Design Decisions: Atrium Post Acute Care
The single-story building is built on a former golf course in New Jersey. Its highlights include environmentally friendly features such as geothermal wall systems and solar panels. Residents also enjo
A property that once hosted the golfing set is now a center of rehabilitation for the post-acute care crowd.
Atrium Post Acute Care of Woodbury, NJ, stands on a 50-acre parcel that used to be a golf course and social club for this community in the southwestern region of the state.
Opened in April 2016, the $25 million complex is surrounded by the links that, while no longer operational for golf, provide an idyllic landscape for post-surgical patients to recover. The picturesque views are part of an environment that co-CEO William Burris says is conducive to healing for the 124 post-acute care residents who are discharged from hospitals in the region for short-term post-surgical stints. In fact, the 83,000-square-foot community is focused predominantly on post-acute care, offering patients private rooms, and access to a wide range of therapies with plenty of ambience for comfort and relaxation, Burris says.
“We created an atmosphere that combines home and hospital for a comfortable feel,” Burris says.
Even with its large capacity, the post-acute care center is “nearly always full,” he says. The main building features a pub, bistro and movie theater for patients to enjoy during their short-term stays, which average 18 days.
Sensing a need in the community, Burris secured the property from foreclosure in 2013. Working with Florida architect Roland Borglund, they redesigned the entire campus and built a post-acute care center that combines the functional and aesthetic. The single-story building has two residential wings of 62 private rooms with a matrix layout that cuts down on travel distances for mobility-challenged post-acute care patients.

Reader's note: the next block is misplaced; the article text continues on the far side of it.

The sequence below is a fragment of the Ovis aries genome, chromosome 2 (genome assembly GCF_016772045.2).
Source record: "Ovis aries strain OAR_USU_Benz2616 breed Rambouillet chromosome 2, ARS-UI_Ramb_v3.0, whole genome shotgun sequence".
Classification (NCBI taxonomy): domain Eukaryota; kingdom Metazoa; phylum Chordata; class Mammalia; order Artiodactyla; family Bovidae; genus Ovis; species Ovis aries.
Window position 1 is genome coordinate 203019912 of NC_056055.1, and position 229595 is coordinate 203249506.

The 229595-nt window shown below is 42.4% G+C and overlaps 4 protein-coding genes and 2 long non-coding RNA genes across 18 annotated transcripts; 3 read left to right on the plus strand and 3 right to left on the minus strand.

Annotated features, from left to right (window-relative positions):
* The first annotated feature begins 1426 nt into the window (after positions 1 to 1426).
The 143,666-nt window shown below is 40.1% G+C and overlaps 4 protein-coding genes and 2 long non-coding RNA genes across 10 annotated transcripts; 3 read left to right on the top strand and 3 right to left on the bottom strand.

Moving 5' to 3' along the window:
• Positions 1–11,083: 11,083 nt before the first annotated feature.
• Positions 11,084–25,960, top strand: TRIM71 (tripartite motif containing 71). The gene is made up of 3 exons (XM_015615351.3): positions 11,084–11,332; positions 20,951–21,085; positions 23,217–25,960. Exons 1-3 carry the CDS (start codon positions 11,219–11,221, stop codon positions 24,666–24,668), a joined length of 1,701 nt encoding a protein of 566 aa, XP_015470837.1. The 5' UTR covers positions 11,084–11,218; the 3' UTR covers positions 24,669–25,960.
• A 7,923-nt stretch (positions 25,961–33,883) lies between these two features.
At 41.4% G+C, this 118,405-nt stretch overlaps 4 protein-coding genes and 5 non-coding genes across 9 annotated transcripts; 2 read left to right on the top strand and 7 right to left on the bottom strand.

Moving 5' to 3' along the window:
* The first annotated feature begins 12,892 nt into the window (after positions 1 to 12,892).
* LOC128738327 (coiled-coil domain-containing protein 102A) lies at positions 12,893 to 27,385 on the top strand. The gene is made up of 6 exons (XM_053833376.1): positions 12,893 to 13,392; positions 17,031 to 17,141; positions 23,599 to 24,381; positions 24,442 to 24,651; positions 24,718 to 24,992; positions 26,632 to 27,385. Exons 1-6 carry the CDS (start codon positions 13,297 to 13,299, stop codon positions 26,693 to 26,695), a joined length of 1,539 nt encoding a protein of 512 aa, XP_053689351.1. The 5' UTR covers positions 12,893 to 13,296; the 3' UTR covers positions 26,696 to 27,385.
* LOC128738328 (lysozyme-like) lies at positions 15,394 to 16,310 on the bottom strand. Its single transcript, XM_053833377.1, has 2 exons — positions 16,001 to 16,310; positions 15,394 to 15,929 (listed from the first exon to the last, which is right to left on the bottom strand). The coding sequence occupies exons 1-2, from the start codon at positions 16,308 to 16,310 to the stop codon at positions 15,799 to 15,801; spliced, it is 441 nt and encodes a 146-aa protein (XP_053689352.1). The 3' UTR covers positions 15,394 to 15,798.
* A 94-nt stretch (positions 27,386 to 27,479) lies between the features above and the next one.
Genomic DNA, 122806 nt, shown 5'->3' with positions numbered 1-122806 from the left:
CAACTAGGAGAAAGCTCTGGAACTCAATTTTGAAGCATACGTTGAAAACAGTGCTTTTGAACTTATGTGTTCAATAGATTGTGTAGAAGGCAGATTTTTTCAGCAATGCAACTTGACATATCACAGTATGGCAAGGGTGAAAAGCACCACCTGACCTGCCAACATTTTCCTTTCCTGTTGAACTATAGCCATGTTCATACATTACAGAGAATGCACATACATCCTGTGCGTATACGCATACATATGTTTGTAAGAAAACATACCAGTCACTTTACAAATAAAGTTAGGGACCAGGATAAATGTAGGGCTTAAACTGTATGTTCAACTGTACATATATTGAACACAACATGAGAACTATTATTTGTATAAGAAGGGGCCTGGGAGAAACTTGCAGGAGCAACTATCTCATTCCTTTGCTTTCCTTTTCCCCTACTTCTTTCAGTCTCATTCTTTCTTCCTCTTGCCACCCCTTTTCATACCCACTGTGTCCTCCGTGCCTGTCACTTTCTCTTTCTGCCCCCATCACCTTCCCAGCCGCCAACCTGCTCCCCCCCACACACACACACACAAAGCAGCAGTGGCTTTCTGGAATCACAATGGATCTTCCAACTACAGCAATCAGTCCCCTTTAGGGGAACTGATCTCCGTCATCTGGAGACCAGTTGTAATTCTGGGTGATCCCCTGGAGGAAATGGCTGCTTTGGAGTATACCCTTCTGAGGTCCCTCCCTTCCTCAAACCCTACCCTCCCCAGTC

“There are a lot of innovative aspects of this center,” Borglund says. “It provides everything post-acute care patients could want.”
The private rooms, which Burris calls “the ultimate patient space,” have pullout couches so family members can stay overnight. The 6-foot-by-6-foot windows in each room offer unobstructed views, while special tinting keeps cold out and heat inside. LED lighting with dimmer switches allows patients to adjust the room lighting to their own preference.
In fact, the center utilizes environmentally friendly solar panels on the roof as well as geothermal well systems for an underground heat exchange, eliminating the need for a central heating system, Burris says.
The centerpiece of the rehabilitation program is the HydroWorx underwater treadmill, which Burris calls “the future of rehabilitation.”
Although the original country club was demolished to build the new center, all the memorabilia, such as trophies and artwork, was saved and put on display to preserve the club's legacy.